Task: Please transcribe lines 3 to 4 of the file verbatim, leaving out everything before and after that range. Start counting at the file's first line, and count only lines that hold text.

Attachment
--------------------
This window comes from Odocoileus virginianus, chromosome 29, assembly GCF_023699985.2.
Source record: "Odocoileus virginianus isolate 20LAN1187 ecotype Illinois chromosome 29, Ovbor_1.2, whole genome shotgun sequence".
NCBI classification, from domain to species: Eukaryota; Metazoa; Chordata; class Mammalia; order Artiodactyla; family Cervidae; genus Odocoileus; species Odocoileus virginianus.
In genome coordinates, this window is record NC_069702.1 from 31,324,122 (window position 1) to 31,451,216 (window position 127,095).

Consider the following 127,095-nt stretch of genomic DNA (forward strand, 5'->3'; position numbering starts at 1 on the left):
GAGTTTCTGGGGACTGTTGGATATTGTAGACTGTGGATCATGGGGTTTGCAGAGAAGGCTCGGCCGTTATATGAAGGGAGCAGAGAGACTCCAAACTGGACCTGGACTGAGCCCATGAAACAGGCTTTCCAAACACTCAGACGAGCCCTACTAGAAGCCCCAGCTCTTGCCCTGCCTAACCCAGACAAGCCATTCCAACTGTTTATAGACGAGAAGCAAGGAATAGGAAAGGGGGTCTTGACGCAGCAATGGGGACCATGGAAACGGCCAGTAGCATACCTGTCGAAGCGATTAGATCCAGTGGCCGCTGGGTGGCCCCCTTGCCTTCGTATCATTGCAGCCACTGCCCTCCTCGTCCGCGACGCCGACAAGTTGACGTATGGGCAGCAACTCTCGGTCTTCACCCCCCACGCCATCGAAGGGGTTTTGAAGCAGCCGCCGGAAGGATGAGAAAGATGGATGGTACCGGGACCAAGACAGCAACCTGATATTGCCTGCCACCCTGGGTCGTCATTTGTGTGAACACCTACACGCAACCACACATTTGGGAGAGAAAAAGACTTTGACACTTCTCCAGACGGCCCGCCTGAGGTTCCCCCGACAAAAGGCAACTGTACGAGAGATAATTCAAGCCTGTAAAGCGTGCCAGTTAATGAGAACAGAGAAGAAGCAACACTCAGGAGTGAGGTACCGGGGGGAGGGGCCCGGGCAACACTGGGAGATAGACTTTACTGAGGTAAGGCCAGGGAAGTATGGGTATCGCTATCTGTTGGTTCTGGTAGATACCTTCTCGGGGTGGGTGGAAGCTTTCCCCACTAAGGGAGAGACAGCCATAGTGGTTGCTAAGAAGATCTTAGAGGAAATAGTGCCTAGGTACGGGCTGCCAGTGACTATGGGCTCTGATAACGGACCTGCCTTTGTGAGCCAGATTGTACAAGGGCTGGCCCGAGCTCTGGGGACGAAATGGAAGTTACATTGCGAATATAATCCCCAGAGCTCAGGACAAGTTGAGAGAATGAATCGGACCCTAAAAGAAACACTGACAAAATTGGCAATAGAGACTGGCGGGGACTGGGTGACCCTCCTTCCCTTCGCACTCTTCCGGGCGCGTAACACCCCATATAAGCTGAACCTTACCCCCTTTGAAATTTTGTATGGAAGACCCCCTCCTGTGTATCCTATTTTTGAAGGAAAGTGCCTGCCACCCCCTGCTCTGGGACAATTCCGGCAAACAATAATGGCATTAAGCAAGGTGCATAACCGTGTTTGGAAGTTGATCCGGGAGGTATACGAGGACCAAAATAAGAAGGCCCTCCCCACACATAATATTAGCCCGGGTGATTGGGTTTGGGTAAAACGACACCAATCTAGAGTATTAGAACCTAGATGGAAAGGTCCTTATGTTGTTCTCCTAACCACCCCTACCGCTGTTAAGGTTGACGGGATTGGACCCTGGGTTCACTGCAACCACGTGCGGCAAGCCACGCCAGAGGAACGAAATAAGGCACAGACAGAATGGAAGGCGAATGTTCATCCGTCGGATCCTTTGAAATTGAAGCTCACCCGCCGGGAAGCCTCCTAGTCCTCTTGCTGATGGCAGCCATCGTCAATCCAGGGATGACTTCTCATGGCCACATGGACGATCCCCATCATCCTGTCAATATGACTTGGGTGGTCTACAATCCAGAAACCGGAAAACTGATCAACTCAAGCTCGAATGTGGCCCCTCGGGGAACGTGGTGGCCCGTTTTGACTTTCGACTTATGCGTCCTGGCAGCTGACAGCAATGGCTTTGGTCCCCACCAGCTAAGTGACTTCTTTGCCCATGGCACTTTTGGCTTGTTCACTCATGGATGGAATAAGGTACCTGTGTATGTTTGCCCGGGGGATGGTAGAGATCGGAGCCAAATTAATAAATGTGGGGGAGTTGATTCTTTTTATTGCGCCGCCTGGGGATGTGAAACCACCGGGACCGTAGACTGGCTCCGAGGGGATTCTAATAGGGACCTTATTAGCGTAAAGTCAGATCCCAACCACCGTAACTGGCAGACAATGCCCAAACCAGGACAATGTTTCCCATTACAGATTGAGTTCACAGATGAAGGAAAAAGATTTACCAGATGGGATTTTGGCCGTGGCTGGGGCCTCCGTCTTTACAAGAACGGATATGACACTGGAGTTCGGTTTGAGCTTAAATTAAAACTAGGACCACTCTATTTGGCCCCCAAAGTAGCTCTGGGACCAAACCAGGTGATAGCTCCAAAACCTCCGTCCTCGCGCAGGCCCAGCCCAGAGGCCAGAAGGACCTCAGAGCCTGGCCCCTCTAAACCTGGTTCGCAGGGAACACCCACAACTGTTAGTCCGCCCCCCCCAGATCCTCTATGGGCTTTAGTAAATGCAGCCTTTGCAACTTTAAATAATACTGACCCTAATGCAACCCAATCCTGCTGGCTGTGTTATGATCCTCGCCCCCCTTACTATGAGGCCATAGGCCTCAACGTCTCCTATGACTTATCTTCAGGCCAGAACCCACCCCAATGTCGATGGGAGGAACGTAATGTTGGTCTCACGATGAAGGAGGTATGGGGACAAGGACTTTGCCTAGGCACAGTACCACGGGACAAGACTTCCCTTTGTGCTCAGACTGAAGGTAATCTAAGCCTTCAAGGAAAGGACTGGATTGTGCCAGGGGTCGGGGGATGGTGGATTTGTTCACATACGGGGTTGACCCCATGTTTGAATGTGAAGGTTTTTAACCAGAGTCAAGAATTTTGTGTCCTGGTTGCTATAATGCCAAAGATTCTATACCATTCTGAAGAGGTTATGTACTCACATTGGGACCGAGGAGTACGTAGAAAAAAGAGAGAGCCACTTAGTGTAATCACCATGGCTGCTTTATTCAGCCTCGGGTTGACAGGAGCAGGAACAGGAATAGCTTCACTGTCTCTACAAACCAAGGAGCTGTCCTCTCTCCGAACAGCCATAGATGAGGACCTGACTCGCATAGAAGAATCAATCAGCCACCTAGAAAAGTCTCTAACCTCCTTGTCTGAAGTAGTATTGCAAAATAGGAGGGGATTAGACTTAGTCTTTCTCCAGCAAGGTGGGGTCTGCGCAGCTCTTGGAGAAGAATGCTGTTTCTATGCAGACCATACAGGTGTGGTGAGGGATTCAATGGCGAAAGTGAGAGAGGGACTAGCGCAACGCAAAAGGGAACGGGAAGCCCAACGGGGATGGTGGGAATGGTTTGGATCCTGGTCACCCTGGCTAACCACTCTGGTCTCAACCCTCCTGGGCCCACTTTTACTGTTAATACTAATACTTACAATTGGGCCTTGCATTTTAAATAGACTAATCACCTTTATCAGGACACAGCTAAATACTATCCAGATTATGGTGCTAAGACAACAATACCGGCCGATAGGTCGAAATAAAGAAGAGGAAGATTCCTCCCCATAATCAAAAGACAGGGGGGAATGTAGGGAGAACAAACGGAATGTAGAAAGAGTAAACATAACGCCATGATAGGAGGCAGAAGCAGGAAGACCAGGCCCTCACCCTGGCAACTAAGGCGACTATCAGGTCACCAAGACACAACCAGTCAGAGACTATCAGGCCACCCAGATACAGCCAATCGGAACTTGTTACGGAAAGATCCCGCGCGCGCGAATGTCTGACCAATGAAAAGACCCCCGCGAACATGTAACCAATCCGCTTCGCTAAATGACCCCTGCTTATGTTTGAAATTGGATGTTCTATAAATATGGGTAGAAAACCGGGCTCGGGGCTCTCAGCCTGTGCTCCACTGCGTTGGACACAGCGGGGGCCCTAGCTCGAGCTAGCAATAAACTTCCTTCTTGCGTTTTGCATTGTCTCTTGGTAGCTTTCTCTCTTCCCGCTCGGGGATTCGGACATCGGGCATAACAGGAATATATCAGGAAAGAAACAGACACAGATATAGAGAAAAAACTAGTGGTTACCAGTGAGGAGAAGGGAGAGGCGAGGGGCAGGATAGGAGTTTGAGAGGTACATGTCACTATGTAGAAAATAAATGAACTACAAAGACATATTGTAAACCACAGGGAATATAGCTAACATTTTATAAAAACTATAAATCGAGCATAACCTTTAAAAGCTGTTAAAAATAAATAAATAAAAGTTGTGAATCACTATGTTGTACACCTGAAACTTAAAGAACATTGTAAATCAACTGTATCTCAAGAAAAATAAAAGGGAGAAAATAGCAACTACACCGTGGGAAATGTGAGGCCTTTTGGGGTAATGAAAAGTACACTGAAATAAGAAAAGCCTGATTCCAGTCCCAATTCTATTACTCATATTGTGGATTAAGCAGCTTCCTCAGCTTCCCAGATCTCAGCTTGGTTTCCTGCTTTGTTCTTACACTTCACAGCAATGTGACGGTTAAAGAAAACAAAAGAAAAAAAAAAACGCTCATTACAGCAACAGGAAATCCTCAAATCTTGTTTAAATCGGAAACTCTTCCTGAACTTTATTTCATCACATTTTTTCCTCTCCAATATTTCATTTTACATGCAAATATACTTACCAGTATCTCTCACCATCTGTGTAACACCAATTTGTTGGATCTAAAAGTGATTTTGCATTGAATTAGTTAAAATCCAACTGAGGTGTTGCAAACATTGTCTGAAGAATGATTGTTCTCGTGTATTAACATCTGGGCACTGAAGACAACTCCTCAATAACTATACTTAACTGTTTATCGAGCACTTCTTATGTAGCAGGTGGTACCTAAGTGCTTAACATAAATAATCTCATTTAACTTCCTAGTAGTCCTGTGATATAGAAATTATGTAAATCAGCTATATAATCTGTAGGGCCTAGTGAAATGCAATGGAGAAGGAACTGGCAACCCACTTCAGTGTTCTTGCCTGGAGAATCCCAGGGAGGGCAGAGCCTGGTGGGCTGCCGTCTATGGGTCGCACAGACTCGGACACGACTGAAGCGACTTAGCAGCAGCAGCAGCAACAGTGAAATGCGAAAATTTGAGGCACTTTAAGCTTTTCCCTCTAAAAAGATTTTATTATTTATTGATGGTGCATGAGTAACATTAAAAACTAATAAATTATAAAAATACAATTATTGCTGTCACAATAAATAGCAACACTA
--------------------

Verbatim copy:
NCBI classification, from domain to species: Eukaryota; Metazoa; Chordata; class Mammalia; order Artiodactyla; family Cervidae; genus Odocoileus; species Odocoileus virginianus.
In genome coordinates, this window is record NC_069702.1 from 31,324,122 (window position 1) to 31,451,216 (window position 127,095).